John Lennon & The Plastic Ono Band: Live In Toronto ’69

The rudimentary recording technique and amateurish quality of the audio/video content on this DVD is perfectly in keeping with the rough-hewn nature of John Lennon’s performance with his pickup band at the 1969 Toronto Peace Festival. Even though the segment in which he appears constitutes less than half the running time of the disc, the Beatle’s first solo performance in public is nevertheless a riveting experience to watch.

Clearly nervous to begin with—see his little jig after greeting the audience–Lennon sounds more self-assured with each successive number. Beginning with the rootsy "Blue Suede Shoes,"  Lennon reaches deep into the history of his renowned band, as he belts out on "Money" and further astonishes with his vocal on another Beatles’ cover "Dizzy Miss Lizzie": the self-assurance in his phrasing is remarkable as is the increasing force of his singing, precisely because it sounds like it comes so naturally to him.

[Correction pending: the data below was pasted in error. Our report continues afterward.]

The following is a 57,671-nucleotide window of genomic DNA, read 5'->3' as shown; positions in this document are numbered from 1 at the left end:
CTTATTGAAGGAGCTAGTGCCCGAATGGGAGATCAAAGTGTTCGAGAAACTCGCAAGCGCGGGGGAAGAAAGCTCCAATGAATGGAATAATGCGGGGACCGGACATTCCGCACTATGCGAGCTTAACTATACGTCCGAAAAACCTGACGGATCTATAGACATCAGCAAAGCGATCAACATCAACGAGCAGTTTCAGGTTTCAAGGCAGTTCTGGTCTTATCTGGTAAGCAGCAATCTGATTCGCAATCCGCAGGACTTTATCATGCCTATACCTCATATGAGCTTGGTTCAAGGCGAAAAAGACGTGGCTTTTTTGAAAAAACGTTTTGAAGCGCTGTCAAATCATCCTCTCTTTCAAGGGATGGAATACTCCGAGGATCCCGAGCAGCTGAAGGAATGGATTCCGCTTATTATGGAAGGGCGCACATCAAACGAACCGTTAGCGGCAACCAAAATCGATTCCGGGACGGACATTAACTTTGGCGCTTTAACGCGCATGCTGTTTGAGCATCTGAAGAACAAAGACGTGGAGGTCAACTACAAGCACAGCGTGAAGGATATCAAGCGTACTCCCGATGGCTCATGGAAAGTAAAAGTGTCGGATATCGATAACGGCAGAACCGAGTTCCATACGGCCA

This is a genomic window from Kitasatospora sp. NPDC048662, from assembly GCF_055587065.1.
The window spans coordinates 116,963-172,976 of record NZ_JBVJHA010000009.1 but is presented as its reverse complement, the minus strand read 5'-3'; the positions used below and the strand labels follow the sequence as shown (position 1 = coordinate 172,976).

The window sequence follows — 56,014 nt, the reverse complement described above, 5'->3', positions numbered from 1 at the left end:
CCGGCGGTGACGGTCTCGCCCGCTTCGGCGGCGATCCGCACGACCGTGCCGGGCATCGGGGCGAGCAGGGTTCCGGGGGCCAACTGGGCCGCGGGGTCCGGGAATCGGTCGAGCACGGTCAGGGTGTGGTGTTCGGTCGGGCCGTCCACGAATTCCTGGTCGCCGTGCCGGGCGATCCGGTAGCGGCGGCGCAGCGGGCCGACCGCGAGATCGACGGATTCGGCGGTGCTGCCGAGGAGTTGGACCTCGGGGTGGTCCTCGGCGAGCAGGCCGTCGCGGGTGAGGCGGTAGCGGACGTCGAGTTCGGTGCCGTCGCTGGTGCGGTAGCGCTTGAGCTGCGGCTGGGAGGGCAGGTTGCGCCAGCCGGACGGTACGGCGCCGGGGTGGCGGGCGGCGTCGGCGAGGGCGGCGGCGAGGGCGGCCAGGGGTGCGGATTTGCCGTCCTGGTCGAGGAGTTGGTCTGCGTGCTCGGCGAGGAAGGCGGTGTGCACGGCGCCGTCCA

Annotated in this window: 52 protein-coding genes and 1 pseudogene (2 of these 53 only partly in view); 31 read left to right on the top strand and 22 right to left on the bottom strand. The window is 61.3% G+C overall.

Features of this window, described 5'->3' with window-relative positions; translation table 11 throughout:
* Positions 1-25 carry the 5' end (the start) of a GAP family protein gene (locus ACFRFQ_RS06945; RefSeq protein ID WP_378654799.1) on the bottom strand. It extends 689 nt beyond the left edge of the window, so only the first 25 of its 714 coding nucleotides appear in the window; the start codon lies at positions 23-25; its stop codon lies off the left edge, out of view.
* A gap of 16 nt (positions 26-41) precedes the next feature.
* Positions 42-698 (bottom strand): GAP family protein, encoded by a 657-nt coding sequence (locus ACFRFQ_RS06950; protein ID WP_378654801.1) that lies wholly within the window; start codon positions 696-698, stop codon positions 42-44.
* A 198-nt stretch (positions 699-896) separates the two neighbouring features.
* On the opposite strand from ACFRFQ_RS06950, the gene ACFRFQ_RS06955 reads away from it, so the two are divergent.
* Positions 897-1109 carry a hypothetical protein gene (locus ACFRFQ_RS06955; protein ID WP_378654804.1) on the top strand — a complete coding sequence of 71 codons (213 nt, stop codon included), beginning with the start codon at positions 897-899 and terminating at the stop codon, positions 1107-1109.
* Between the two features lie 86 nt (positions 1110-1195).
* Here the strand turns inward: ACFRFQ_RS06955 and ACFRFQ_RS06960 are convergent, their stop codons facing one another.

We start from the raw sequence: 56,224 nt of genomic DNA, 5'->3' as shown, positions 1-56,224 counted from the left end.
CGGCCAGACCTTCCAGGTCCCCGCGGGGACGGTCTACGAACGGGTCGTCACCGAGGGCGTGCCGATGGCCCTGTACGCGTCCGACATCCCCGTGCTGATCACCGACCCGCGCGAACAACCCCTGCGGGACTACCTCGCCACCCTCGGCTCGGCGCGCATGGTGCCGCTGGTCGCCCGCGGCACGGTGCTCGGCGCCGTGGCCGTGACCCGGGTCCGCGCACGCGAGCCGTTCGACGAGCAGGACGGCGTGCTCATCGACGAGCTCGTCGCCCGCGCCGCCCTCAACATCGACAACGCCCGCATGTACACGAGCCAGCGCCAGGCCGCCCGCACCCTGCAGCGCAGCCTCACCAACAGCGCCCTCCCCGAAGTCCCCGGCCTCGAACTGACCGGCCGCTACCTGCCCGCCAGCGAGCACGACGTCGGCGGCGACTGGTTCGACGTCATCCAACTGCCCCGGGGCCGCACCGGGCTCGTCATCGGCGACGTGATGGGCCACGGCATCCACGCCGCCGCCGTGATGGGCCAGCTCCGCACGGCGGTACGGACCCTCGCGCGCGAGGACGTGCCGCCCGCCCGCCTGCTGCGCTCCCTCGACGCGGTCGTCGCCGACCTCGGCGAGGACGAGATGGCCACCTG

Eric Clapton plays guitar equally effortlessly during those numbers and gets a bit more room to move on "Yer Blues," responding, not surprisingly, with deeper feeling on a blues number.. Slowhand’s presence is a center of gravity for the rhythm section comprised of drummer Alan White, subsequently a Lennon sideman and member of Yes, and bassist Klaus Voorman, an artist/musician friend of the Beatles from their early Sixties club days in Germany. The group’s collective stability belies the hasty preparation for this abbreviated set, conducted on the airplane in flight to Canada, as briskly related in the liner notes of journalist Ritchie Yorke.

"Give Peace a Chance" is a ramshackle crowd-pleaser, no more or less memorable than the other performance excerpts included on this DVD. Bo Diddley, Jerry Lee Lewis and Little Richard are of no more than passing interest, but certainly more palatable than Yoko Ono’s two extended indulgences: they consist of little more than riffing and feedback combined with the vocal caterwauling that marred some of Lennon’s set. Ono’s 1988 interview is a brief reminiscence of her early relationship with the ex-Beatle and like this package as a whole, except for the headliner’s interval, more curio than comprehensive documentary.

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